Impressment and The War of 1812

The War of 1812: you know when, but do you know why?        

     The War of 1812 is less familiar to many readers than the other wars which America has fought, as reflected in the subtitle of the definitive history of the war, Donald R. Hickey’s The War of 1812:  A Forgotten Conflict (Urbana:  University of Illinois Press, 1990).

     While the causes of the war are summed up in the slogan “Free Trade & Sailors’ Rights!”  the actual causes of the war were several and nuanced.  The reasons the U.S. Congress voted (by a narrow margin) to declare war included not only British interference with foreign trade (with which France had at times interfered even more), a series of border disputes and incidents at sea insulting to U.S. sovereignty, lingering American gratitude for French help in the War of Independence, British encouragement of tribal resistance to white settlement in the Northwest Territory, and the dream of a conquest of Canada.  Britain, on the other hand, regarded growing tensions with the United States as a distraction amidst its decades-long, global struggle with Republican and then Napoleonic France, and saw American “free trade” merely as war profiteering which supplied the French and their allies with vital supplies.

     The “Sailors’ Rights” half of the slogan addressed the protection of crew-members on American merchant vessels from “impressment” into Britain’s navy.  Shortfalls in naval manning levels as the struggle with France stretched on for decades led the British government to turn to impressment, or seizure of individual British subjects and their forcible enlistment in the Royal Navy.  Within the British Isles, this was the function of the Impress Service, which was a sort of Selective Service mechanism in which the only element of selection was a merchant seaman’s bad luck in crossing paths with a Press Gang.  At sea, Royal Navy ships stopped merchant vessels, particularly American ships and, under the pretext of recovering deserters and pressing British subjects, impressed American sailors as well.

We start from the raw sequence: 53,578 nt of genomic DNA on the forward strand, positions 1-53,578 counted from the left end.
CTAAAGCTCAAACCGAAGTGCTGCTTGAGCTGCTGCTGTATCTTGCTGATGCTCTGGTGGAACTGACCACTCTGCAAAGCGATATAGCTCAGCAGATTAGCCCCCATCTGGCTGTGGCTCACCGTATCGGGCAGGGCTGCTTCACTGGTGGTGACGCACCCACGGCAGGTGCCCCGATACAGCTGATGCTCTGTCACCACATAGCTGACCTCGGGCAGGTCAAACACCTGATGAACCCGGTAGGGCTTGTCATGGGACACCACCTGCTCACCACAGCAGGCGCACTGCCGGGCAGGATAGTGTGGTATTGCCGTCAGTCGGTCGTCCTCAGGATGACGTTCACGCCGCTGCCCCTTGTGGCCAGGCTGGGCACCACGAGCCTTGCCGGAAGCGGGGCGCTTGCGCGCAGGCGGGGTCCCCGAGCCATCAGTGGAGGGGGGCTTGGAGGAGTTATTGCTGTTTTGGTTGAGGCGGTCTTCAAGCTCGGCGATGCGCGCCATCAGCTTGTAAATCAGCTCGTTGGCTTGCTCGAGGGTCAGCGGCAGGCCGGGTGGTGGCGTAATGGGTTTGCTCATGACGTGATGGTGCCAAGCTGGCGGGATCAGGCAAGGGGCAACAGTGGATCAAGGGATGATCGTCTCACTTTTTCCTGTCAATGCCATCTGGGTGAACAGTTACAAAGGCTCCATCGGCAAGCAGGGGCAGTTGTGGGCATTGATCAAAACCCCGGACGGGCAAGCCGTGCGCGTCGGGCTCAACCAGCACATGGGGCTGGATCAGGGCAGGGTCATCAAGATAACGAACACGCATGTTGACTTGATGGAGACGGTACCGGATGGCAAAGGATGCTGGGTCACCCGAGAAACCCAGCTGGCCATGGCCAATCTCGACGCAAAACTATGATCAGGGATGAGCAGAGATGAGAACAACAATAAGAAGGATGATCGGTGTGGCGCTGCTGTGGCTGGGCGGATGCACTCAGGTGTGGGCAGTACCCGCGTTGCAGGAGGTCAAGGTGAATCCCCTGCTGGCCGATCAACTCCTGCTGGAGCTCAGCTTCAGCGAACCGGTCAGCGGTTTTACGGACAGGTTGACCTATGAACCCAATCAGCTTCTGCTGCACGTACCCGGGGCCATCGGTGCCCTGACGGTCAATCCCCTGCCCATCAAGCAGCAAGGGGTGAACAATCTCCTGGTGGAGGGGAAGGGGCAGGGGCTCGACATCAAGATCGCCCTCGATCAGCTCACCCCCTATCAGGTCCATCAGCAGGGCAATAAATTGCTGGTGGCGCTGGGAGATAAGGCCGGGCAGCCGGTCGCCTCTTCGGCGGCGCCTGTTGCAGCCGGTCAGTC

No one knew exactly how many thousand American sailors had been taken hostage in this way, how many of them forced to face the dangers of life “before the mast,” a harsh system of naval justice that relied on flogging to enforce discipline, the perils of disease, and the threat of death from accident, illness, or in battle.

Bad Luck and a Bleak Fate 

How many impressed Americans?


Disease, Death, and Disposal of Remains

     Want to know more?  Beyond Donald Hickey’s definitive history and Theodore Roosevelt’s old but still gripping The Naval War of 1812 (1882; reprinted, Annapolis:  Naval Institute Press, 1987), the fullest account of the long march to war remains Henry Adams’ History of the United States of America during the Administrations of James Madison (New York:  Library of America, 1986).  More recent and more concise accounts are provided by Ralph Ketchum in James Madison:  A Biography (Charlottesville:  University Press of Virginia, 1990) and in Chapter 3 of Stephen Budiansky’s Perilous Fight:  America’s Intrepid War with Britain on the High Seas, 1812-1815 (New York:  Knopf, 2010).  A good on-line summary of the War of 1812 and its causes is provided by the Maryland War of 1812 Bicentennial  Commission at its site:  The United States Army’s official account of the War of 1812 (which mentions in passing the accomplishments of the United States Navy) is available on-line at